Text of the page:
It's a fantasy children's story that opens with a brutal murder of a family, and a baby who escapes a powerful magical enemy... Is it Harry Potter? No, it's The Graveyard Book by Neil Gaiman.
I hadn't planned on comparing these two books, but as I started writing about The Graveyard Book, Harry Potter jumped to mind. Both books feature a prophesy that a boy will bring down a great evil. Both feature a boy who is an orphan, who is adopted by an odd family of sorts, and must sort out life in magical England. And both start out with murder.
The Graveyard Book is much more direct about the murder. We are in the murderer's POV to start the book. I think it works because while the suspense is immediate (you see a knife and blood) there's no gore or terror. We don't have to witness it happening, which would be just too much for a children's book. Still the murder has obviously just happened, and the chase across the first few chapters really carries you into the rest of the book. It is incredibly well done. And almost nothing is explained at first.
In fact I'd say that the opening to The Graveyard Book is better than that of Harry Potter, which takes time to build. They're both wonderful of course, and it is that meandering story path, instead of neck-twisting turns, that make both of these stories so fun for fans. Gaiman just starts out faster, before slowing down to enjoy the story.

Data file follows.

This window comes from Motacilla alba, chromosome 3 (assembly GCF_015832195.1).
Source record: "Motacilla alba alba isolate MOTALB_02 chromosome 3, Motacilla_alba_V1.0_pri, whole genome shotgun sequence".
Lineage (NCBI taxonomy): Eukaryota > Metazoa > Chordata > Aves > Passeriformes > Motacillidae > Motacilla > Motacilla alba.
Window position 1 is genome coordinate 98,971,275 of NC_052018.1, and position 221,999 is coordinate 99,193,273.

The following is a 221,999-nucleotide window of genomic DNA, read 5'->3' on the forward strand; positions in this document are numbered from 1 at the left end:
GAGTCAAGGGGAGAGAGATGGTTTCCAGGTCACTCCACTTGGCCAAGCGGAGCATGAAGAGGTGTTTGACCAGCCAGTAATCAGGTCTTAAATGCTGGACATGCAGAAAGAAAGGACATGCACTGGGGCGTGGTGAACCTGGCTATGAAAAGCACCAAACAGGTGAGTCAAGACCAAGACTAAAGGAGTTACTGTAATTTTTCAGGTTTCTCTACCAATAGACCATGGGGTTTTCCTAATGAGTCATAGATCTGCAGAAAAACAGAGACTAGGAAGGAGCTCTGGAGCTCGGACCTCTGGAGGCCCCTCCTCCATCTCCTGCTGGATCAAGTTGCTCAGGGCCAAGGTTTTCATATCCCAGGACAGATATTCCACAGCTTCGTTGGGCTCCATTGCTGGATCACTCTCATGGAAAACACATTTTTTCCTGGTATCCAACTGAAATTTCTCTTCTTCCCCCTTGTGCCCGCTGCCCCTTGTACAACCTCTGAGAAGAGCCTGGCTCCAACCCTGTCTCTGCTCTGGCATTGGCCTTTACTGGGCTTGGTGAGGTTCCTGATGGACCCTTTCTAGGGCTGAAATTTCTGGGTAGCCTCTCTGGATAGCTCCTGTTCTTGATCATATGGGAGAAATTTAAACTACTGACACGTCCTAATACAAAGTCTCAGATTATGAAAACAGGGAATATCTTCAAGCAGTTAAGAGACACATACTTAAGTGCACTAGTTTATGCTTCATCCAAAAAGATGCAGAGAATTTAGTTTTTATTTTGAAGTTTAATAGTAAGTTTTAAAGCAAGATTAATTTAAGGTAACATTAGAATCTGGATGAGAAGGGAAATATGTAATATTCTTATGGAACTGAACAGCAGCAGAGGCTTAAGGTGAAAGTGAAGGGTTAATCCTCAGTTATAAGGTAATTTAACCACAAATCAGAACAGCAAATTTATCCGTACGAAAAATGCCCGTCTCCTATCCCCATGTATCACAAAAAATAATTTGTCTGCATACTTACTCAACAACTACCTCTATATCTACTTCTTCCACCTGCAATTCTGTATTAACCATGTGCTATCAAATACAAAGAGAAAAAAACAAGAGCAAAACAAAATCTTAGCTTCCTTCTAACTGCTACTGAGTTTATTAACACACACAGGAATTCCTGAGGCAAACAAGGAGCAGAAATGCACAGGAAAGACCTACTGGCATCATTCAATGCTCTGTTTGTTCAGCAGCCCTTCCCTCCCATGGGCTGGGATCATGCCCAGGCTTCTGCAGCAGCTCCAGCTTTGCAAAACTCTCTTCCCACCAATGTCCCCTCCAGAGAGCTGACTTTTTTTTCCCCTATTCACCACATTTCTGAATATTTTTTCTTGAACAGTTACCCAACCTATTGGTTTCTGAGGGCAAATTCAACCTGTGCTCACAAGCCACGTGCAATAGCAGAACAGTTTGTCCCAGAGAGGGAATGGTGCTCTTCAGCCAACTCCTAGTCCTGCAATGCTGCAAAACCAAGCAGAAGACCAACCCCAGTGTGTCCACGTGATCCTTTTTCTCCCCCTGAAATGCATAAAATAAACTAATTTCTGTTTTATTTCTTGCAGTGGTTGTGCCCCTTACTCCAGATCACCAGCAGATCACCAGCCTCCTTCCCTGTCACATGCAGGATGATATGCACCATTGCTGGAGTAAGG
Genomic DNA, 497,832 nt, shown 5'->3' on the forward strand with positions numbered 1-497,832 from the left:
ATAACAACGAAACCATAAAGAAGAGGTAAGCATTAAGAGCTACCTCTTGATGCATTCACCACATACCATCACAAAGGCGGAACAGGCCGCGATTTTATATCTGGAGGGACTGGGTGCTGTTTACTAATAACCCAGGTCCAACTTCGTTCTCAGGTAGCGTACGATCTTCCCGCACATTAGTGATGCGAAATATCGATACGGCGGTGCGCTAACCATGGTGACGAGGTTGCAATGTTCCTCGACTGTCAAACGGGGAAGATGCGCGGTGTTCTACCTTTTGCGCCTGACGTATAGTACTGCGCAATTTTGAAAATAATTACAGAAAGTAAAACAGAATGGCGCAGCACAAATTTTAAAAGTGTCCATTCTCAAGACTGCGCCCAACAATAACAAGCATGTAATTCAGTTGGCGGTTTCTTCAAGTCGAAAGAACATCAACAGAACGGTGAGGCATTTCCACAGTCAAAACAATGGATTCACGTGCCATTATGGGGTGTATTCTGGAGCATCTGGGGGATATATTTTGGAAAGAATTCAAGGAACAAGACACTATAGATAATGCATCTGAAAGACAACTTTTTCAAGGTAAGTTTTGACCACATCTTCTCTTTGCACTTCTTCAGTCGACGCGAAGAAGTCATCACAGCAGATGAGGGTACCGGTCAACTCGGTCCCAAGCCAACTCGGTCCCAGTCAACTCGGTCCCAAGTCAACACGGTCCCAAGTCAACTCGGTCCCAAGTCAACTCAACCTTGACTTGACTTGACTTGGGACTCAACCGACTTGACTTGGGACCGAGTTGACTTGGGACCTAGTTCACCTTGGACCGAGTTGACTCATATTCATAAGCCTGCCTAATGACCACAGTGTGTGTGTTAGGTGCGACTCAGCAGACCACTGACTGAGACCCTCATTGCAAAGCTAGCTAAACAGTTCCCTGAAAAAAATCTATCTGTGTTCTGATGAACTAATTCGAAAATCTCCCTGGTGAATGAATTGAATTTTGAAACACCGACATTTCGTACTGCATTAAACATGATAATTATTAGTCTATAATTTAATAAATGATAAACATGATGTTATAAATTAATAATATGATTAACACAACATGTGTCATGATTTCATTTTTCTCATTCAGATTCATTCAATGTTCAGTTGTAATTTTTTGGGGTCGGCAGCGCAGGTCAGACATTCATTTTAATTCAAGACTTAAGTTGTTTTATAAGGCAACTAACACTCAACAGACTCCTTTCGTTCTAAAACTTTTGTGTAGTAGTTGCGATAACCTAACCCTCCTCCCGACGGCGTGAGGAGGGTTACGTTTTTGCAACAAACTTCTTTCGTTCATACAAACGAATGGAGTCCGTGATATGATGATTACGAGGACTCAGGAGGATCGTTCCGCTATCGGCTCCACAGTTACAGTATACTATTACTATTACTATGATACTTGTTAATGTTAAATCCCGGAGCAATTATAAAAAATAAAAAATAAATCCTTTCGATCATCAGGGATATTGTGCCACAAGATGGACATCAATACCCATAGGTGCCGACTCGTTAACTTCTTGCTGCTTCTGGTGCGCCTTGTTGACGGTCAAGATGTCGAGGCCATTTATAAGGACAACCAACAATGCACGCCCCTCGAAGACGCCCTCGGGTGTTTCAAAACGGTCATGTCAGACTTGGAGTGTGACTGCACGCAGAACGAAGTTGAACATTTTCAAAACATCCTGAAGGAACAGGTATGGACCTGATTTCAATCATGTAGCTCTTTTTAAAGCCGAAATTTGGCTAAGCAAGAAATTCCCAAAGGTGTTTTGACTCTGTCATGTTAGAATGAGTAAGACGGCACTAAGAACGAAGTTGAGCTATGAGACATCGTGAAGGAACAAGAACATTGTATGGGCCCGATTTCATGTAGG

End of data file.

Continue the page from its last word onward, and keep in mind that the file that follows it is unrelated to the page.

After the exciting opening The Graveyard Book settles down into a series of loosely connected, fun magical adventures, then ramps up the tension toward the end. Harry Potter follows the same general path, and both drop hints about the central mystery (who is the secret murderer?) throughout the rest of the book. I like that we have time to explore the new world and the new odd family with these characters. That's another great thing about these two novels: Both take the time to establish a strong sense of wonder.
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And of course in all children's literature, you have to separate your characters from their parents. This is usually done by making them an orphan, or sending the parents to a exotic locale (in my story I sent the parents to prison). The point is to not make regaining the parents an attainable goal, otherwise the children will spend much of the book trying to find their parents.
That's something to think about: For middle-grade fiction especially you must remove the parents. Only after removing the safety and structure of parents, can you test your characters by introducing them into a new world full of wonder. Then you watch them flounder until they learn how to succeed. Sounds like a good recipe for the hero myth. Actually that sounds like the process of growing up: Leaving your parents and learning how to manage the overwhelming world.
So then, what makes this book work? It has enough suspense to get you invested early. But after the graveyard ghosts become the boy's family, the delight of the story is in their relationship, and following the boy's growth. It's a great story.
You should read it! Eric